06 April 2019


The Yamacraw 50K is one of the most scenic trail ultras in the southeast. These days, I generally try not to run the same event more than once as there are so many beautiful ultras to run. However, I am currently training to run the 6 oldest 100 milers in the US over the course of this summer, so I needed to find a bunch of "local" 50Ks to use as my weekend long runs. One can only handle so many solo self-supported marathons and 50K runs. While the Big South Fork National River & Recreation Area, location of the Yamacraw 50K, is still a 4.5 hour drive from home, it was still within somewhat easy driving distance.

I booked a camping spot for the day before the race and drove up Friday afternoon to allow myself time to pick up my packet and set up my camp site in daylight. Drove up, got my race bib, picked up another flat bill trucker hat, headed to my camp site, sat down to eat my dinner and crawled into my rooftop tent to watch the Mötley Crüe film "The Dirt" (Side note: These dudes were definitely a lot crazier than ultra runners:-)

On race morning, runners had to assemble at the location of packet pickup, Heritage Hall in Stearns, KY, to be shuttled to the alternate route start line at the historic Blue Herron Mining Community, which usually only served as the finish line. However, due to severe flooding over the past weeks and months, the original race course had to be rerouted from a point to point course to a single loop course. This made the course slightly shorter than the original route and also seemingly faster as there were a lot more double track and jeep road sections than usual. However, the water crossings were still plentiful.

About 300 runners piled into a bunch of school busses to be shuttled to the race start. The bus ride took about 25 minutes allowing me plenty of time to catch up with another couple of Huntsville runners, Allie Law and David Holliday (yeah yeah, he's a Cinci kid now, but he'll always be a Huntsville runner:-). We arrived at the historic race site and were able to leave a finish line bag with some clothes for after the race. The temps were pretty mild, which made the wait for the actual race start very pleasant. I caught up with another couple of runner friends just before the RD gave the signal to start. We all ran a small half loop through the parking lot before crossing the famous Tram bridge, which would see us crossing it again to reach the finish line a few long hours later.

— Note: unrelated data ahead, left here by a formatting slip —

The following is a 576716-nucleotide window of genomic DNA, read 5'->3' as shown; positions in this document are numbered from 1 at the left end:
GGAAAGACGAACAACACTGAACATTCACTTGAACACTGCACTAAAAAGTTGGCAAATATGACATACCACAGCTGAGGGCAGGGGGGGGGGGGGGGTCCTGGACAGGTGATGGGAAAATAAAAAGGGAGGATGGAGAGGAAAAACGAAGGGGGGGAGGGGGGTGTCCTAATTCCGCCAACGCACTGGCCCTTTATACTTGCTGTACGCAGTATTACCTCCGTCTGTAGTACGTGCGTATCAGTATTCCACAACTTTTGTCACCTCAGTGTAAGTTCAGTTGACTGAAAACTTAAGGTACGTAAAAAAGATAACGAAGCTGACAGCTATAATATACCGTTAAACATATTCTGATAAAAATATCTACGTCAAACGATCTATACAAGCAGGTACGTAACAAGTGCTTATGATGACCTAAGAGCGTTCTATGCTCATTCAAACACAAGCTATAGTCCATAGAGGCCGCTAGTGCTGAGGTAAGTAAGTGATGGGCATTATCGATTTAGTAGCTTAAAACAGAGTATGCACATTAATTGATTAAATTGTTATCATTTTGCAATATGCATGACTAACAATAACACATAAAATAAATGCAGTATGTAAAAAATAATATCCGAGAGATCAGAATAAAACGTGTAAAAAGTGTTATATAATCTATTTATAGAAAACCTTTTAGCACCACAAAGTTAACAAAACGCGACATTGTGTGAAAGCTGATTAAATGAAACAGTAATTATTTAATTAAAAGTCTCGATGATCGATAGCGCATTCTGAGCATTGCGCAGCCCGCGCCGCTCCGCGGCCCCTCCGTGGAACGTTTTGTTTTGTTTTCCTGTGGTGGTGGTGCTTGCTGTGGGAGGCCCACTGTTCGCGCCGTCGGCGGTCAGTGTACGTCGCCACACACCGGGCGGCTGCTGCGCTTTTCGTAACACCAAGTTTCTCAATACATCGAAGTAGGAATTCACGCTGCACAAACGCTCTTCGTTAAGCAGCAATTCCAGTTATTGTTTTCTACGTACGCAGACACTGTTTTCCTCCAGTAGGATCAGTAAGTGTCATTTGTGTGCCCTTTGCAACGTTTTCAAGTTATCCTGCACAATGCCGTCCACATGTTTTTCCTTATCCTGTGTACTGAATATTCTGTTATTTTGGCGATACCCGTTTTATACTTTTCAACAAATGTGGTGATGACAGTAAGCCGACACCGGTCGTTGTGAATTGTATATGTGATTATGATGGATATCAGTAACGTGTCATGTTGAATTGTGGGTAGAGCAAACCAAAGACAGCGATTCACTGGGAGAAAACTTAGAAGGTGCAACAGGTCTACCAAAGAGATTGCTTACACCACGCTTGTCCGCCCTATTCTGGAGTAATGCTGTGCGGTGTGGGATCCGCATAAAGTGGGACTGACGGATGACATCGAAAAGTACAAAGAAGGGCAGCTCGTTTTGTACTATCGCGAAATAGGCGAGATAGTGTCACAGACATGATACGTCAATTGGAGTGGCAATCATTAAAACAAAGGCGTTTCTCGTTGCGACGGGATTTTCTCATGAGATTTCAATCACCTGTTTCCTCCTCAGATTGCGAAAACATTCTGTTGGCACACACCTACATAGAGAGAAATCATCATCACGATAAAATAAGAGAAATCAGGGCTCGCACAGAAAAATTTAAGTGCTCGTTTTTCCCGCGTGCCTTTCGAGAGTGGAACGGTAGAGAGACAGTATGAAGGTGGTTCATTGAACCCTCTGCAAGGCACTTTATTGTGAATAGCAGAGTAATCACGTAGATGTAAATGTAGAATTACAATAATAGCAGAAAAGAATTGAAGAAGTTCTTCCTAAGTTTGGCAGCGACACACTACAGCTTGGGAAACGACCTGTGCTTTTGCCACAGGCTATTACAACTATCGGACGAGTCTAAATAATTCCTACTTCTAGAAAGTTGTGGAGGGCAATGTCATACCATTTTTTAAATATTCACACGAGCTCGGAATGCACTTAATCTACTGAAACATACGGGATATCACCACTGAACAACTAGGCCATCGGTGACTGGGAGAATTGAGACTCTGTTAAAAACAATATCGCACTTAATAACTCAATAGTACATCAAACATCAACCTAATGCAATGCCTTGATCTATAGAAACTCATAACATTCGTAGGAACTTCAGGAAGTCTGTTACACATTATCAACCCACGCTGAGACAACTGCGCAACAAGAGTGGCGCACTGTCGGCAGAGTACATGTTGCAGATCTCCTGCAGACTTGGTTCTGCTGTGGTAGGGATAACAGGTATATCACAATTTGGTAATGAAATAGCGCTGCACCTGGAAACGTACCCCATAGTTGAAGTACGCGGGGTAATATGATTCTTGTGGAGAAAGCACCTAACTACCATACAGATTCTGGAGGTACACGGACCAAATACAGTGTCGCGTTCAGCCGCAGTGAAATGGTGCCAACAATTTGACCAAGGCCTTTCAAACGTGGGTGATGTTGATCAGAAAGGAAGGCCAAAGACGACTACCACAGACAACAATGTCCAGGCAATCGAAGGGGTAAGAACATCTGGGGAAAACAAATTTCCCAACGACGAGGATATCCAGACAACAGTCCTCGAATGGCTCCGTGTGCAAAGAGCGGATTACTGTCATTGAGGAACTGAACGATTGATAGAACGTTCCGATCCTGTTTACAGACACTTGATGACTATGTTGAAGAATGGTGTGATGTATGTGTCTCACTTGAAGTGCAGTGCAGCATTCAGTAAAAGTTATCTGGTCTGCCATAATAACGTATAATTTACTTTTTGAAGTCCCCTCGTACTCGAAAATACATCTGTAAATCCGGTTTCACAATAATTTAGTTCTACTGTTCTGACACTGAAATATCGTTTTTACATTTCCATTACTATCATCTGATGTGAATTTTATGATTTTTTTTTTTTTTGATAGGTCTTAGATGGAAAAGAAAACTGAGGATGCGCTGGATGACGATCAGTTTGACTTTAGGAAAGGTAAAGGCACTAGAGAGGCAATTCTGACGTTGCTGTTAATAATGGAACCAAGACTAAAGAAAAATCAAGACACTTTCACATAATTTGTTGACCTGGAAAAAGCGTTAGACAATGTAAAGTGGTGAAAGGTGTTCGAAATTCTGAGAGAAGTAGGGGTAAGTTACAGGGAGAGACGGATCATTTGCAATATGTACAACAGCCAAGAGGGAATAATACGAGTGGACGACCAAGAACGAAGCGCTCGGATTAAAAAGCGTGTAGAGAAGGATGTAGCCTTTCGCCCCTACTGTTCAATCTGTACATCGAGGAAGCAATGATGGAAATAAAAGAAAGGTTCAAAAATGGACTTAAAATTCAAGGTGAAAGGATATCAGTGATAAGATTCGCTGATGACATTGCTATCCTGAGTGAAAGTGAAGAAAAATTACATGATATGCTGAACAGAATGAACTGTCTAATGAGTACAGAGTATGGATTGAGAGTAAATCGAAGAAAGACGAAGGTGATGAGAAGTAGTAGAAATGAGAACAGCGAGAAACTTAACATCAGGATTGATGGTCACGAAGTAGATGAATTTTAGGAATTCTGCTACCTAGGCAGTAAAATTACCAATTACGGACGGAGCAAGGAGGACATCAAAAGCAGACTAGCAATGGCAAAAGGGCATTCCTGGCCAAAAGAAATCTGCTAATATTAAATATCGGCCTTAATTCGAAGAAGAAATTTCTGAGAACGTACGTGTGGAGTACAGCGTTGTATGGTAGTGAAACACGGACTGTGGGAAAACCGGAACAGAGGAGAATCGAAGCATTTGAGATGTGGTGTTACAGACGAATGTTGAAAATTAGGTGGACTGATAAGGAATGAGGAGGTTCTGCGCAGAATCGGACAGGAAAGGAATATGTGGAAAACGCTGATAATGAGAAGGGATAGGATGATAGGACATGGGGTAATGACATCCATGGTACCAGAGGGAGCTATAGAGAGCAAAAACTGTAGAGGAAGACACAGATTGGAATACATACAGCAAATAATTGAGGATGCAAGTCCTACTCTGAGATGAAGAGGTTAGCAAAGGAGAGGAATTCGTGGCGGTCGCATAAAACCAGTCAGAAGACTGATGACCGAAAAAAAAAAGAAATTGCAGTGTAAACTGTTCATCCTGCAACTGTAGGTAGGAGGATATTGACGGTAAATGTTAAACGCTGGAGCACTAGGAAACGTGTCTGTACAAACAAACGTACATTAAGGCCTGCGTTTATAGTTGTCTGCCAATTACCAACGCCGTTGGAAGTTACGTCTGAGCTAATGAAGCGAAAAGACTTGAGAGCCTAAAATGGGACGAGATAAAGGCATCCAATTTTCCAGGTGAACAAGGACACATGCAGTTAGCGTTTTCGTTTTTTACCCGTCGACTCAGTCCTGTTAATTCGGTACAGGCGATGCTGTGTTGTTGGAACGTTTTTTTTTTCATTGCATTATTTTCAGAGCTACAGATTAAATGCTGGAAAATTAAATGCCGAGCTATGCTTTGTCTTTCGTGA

This year definitely featured a fast field and from the gun, nearly 20 runners took off ahead of me. Having already run 60 miles for the week, I was quite content to run a more conservative pace at the start and see what would happen later on. To be honest, I was afraid my legs would give out on me regardless of my pace. Thankfully, that did not happen. I ended up running most of the day by myself, but did end up running with Alondra Moody for a while, who literally wins every race she runs. She is one hell of a runner and luckily she dragged me along for a few of the latter miles of the race while I was struggling to keep going. Of course, she ended up winning this race as well:-)

Throughout the race, I did manage to gain a few spots here and there, so when it was all said and done and I crossed the finish line, I did manage to squeeze into the top ten. Not quite as good as my fourth place finish 2 years ago, but I am definitely happy with my finish. I do think having serious prize money for top three male and female finishers ($1000/$500/$250) also brought out the best in some of those speed demons that toed the line. Special shoutout and congrats to Tony White, who grabbed second overall and to my buddy Doug Daniel, who finished 2nd overall in the 20K distance. More importantly, congrats to being a new dad, Doug!

This event is still pretty new, but it is already a classic, selling out early even with a much higher runner cap than in previous years. I'm sure the amazing scenery coupled with the prize money will only continue to make this event bigger. Special kudos to the race organizers for creating and selling some of the coolest race swag I've ever seen (and purchased). Both years, I spent a few bucks on some cool new stuff. Camping mugs, buffs, shirts, hats, beanies, they have it all, so be sure to bring your wallet as well as your camera, when you sign up for this event next year. But don't forget to set the reminder on Ultrasignup.com when registration opens or else you'll have to wait two years to run this thing:-)

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